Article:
51 years old. Graduate of Harvard University (summa cum laude, 1976) and Harvard Law School (magna cum laude, 1979), where he served as managing editor of the Harvard Law Review. Lifelong Roman Catholic. Married to attorney Jane Sullivan Roberts, with two young adopted children.
1979-1980: Clerked for Justice Henry Friendly of the 2nd Circuit Court of Appeals. Friendly, an aging, widely-respected justice who received a Presidential Medal of Freedom from Jimmy Carter in 1977, had served on the circuit court since 1959.
1980-1981: Clerked for U.S. Supreme Court Justice William Rehnquist. Rehnquist would become Chief Justice of the Supreme Court in 1986.
1981-1982: Special Assistant to U.S. Attorney General William F. Smith under the Reagan administration.
1982-1986: Associate counsel to President Ronald Reagan.
1986-1989: Associate counsel at Hogan & Hartson, the largest law firm in Washington, D.C.
1989-1993: Principal Deputy Solicitor General for the U.S. Department of Justice under the first Bush administration.
1992: Nominated to the D.C. Circuit Court of Appeals by George Bush, but his nomination never received a Senate vote and was ultimately lost in the shuffle following Bill Clinton's victory over Bush in the 1992 presidential election.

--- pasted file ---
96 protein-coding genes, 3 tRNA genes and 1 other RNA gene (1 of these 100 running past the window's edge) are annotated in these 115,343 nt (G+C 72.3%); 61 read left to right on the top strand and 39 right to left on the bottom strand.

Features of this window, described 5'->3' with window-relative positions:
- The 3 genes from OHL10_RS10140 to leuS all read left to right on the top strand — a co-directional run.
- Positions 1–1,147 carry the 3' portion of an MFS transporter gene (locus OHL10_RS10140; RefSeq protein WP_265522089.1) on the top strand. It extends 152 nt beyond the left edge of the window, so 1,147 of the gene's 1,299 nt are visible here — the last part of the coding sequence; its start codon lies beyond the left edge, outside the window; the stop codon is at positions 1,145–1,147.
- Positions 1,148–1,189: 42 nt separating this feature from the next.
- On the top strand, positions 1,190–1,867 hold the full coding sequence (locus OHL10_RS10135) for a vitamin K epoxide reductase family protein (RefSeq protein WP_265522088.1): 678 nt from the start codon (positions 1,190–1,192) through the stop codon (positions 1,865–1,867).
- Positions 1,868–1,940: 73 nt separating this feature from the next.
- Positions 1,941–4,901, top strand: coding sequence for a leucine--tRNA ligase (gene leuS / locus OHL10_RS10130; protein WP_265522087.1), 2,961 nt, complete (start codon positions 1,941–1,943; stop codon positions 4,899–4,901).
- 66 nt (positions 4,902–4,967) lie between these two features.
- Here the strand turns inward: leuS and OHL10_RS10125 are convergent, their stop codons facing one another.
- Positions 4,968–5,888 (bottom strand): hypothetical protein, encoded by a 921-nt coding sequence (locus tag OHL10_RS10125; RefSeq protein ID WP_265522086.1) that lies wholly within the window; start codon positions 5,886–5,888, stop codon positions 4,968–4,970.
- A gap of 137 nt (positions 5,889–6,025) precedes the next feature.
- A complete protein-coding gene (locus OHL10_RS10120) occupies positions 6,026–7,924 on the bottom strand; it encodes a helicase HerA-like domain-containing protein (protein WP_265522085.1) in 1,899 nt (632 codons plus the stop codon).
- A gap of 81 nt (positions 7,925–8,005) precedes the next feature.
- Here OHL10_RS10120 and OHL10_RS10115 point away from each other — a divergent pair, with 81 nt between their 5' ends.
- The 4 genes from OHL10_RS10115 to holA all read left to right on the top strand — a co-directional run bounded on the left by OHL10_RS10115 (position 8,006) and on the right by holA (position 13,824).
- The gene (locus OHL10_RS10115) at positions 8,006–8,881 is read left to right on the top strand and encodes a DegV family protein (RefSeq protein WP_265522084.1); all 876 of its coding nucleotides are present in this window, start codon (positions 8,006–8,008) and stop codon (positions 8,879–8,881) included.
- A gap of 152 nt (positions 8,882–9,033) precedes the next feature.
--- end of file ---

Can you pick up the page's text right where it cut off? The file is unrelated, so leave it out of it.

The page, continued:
1993-2003: Head of the appellate practice division at Hogan & Hartson.
2001: Nominated for a second time to the D.C. Circuit Court of Appeals, but the nomination died in committee before receiving a Senate vote.
2003-2005: Associate Justice for the D.C. Circuit Court of Appeals after being nominated for a third time in 2003.
Nomination and Approval
In July 2005, President George W. Bush nominated Roberts to replace retiring Associate Justice Sandra Day O'Connor. But that September, before Roberts' name could be brought to the Senate for approval, Chief Justice William Rehnquist passed away. Bush withdrew Roberts' name for consideration as a replacement for O'Connor and nominated him to replace Rehnquist instead. Roberts was approved by the Senate later that month by a 78-22 margin, receiving enthusiastic support from many prominent civil libertarians such as Sens. Arlen Specter (R-PA) and Patrick Leahy (D-VT).